(g) recovering the polymer in an essentially unfoamed state.
Description
TECHNICAL FIELD

This invention relates to a process for devolatilization for the purpose of removing gaseous impurities from thermoplastic polymers.

BACKGROUND INFORMATION

Processes for the manufacture of plastic products are generally accompanied by gas generation in the polymer melt. These gases cause significant problems in both processing and the quality of the final product through the generation of voids, bubbles, and/or odor. In many cases, the voids and bubbles reduce the strength of the plastic product, and, at the very least, have a detrimental effect on its appearance. Further, plastic food containers with any trace of chemical odor are not acceptable.

Whereas the removal of volatiles during polymer manufacture is an indispensable operation, devolatilization during subsequent processing stages is an additional, often very expensive, task. However, residual amounts of unreacted monomer(s), low molecular weight reaction products, solvents and other diluents, processing aids, decomposition products, and entrapped air or inert gases have to be removed. Flash vaporization, thin film vaporization, and screw devolatilization are the basic methods used to remove these impurities, and various screw designs, vacuum systems, additives, and steam or water injection are used to enhance these methods.

A process combining water injection with vacuum devolatilization is particularly effective for removing impurities having a high diffusion velocity in the resin melt.

It is another matter, however, if the impurities have a very low diffusion velocity in the resin melt. In this case, the thickness of the molten resin does not allow the impurities to leave the resin even during a long residence time. For example, reduction of the limonene content in high density polyethylene recycle is not successful in such a process. Increasing melt temperature, the number of vacuum ports, and adding more water only results in foaming with an insignificant reduction in limonene content. A similar result occurs in a like effort to eliminate odor in polypropylene.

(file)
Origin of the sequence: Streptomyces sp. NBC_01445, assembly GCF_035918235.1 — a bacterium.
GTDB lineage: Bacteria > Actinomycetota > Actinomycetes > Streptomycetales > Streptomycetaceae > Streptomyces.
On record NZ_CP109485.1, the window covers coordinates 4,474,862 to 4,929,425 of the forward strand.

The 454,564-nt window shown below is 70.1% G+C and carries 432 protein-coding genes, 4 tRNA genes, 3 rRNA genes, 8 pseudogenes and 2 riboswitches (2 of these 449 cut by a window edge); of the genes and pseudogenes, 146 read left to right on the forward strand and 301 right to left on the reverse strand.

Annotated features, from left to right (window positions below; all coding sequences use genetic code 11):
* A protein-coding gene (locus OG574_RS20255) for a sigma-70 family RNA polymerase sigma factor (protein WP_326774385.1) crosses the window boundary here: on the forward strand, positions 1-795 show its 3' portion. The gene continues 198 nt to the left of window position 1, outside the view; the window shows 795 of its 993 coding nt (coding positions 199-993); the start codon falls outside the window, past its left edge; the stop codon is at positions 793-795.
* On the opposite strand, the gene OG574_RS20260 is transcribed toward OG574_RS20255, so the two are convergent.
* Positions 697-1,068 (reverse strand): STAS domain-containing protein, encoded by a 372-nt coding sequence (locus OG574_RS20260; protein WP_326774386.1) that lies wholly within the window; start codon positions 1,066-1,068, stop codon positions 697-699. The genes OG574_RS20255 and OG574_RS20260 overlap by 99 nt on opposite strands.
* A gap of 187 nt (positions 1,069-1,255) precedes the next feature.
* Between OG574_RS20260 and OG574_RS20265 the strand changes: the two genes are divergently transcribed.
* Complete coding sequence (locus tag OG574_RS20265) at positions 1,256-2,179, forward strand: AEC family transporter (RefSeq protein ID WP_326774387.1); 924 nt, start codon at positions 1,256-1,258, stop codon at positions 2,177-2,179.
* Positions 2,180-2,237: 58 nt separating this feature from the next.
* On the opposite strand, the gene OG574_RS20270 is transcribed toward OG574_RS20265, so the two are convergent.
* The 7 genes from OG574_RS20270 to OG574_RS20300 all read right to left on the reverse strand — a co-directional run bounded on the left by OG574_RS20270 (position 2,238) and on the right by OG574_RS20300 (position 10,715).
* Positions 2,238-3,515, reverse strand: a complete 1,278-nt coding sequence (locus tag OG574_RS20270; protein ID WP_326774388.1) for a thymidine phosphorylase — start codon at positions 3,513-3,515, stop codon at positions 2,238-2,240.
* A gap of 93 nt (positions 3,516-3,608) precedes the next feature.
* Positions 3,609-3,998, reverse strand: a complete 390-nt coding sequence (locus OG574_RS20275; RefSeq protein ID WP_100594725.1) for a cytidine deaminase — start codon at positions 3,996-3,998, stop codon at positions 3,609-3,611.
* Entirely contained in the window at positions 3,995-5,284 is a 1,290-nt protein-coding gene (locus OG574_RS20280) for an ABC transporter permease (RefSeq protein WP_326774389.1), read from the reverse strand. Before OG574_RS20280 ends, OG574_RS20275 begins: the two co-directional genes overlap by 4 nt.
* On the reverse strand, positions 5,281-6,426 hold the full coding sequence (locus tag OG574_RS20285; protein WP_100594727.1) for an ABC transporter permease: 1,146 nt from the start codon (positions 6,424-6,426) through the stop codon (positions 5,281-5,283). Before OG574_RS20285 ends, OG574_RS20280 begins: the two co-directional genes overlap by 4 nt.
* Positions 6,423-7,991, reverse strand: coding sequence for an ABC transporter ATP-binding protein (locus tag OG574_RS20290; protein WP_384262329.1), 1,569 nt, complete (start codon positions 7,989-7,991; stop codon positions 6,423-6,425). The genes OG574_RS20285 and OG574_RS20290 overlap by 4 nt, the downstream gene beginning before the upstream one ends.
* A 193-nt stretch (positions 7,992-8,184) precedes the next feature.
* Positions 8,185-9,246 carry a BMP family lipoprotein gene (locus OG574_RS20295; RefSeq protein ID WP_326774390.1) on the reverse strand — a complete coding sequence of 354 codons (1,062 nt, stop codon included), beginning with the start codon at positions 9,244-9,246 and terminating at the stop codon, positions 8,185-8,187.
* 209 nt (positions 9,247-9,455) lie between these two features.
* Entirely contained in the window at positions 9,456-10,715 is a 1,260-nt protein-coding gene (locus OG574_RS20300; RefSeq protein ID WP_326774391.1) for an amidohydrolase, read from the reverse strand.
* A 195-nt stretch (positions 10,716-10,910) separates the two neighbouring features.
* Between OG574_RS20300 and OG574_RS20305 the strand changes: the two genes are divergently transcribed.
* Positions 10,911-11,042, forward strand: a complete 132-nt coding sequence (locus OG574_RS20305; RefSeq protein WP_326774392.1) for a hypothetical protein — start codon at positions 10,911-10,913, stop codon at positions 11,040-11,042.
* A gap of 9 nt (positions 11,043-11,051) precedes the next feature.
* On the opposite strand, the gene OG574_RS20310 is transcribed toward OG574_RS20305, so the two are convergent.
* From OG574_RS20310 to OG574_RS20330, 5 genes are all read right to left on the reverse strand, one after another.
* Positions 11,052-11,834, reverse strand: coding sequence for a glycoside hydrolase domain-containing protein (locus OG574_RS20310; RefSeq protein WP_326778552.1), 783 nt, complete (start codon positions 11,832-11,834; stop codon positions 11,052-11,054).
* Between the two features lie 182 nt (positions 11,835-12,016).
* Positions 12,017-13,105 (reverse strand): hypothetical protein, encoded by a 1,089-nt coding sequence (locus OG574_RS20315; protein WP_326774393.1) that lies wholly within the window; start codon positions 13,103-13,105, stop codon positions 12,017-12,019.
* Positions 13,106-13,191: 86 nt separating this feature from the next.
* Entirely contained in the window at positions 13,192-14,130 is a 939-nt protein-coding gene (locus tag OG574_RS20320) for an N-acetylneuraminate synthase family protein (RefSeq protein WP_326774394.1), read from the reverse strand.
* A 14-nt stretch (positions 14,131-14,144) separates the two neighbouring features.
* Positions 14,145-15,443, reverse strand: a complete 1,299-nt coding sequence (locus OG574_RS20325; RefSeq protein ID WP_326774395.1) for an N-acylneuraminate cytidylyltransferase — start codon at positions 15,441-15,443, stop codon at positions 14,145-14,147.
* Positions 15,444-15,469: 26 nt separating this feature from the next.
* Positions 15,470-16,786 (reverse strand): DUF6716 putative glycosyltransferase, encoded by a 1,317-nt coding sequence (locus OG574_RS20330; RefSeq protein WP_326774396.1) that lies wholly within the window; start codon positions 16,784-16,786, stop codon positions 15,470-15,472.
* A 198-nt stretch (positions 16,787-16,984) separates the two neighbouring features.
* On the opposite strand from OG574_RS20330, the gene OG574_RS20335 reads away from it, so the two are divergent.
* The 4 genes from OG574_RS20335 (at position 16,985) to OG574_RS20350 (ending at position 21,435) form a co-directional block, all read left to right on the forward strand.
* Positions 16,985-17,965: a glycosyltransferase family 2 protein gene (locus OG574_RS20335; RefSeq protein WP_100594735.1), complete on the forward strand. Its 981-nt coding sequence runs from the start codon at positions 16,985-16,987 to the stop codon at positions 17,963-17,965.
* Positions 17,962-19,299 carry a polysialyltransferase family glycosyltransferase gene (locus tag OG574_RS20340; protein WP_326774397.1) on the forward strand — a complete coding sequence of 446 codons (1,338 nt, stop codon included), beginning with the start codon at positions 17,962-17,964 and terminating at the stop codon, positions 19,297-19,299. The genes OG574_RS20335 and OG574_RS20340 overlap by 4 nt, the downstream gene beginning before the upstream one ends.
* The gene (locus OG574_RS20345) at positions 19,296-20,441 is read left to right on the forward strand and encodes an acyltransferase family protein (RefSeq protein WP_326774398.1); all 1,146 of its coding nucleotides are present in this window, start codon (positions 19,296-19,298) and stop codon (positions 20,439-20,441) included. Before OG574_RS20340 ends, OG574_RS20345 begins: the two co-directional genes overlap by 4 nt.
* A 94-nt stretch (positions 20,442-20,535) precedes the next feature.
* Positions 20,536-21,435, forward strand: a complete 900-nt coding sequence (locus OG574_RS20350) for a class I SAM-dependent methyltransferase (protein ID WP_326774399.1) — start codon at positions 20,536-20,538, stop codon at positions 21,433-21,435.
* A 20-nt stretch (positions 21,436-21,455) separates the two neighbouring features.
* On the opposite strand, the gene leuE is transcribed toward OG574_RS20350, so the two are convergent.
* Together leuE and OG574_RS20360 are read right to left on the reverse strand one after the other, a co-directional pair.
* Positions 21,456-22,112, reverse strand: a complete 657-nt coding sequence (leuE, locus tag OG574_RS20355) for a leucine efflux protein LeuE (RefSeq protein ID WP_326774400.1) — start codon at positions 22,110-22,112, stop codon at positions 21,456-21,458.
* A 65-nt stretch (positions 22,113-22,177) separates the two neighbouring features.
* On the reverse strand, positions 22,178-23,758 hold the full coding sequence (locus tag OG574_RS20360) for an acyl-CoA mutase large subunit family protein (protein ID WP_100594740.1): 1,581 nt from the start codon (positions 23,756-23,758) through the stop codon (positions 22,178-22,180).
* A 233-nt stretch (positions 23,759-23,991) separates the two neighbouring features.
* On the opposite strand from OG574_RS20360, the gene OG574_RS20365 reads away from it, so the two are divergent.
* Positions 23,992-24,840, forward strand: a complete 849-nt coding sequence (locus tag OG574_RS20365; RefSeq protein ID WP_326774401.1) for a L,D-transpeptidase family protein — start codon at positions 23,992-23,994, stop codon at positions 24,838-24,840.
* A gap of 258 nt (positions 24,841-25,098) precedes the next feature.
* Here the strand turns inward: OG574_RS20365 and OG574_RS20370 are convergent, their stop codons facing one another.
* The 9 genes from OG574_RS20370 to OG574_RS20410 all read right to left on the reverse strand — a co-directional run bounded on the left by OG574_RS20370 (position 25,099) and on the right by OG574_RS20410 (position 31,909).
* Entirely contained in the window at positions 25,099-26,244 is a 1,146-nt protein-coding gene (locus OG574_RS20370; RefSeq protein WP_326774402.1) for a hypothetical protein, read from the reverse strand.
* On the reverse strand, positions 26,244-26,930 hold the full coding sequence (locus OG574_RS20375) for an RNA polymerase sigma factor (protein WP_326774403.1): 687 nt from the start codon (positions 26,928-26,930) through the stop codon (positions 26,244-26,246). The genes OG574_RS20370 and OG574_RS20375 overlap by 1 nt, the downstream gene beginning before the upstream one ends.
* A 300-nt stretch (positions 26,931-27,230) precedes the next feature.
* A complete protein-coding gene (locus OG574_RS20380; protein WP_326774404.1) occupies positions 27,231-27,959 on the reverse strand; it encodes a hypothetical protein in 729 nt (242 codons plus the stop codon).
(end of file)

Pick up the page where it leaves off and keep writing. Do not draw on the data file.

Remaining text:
DISCLOSURE OF THE INVENTION

An object of this invention, therefore, is to provide a process for the reduction or elimination of gaseous impurities in or from resin melts in which the gaseous impurities have a very low diffusion velocity. Other objects and advantages will become apparent hereinafter.

According to the present invention such a process has been discovered. The process is one for the devolatilization of a thermoplastic polymer containing gaseous impurities in an apparatus having a melting zone, a mixing zone, and a reduced pressure zone, and comprises.

(a) (i) adding a granular blowing agent directly or via a masterbatch to the polymer prior to the introduction of the polymer into the melting zone, said blowing agent being added in an amount of about 1 to about 4 percent by weight based on the weight of the polymer or (ii) adding a gaseous blowing agent to the mixing zone;

(b) melting the polymer in the melting zone;

(c) mixing the molten polymer and blowing agent in the mixing zone under sufficient pressure to maintain the blowing agent in the mixture;

(d) at a temperature sufficient for decomposition or expansion, (i) decomposing the granular blowing agent in the mixing zone and/or in the reduced pressure zone or (ii) expanding the gaseous blowing agent in the reduced pressure zone wherein the blowing agent in its decomposed or expanded state develops froth cells in the molten polymer;

(e) in the reduced pressure zone, reducing the pressure at the surface of the molten polymer in a sufficient amount to remove essentially all of the gaseous impurities;

(f) optionally, repeating steps (c) and (d) at least once; and

(g) recovering the polymer in an essentially unfoamed state.

DESCRIPTION OF THE PREFERRED EMBODIMENT(S)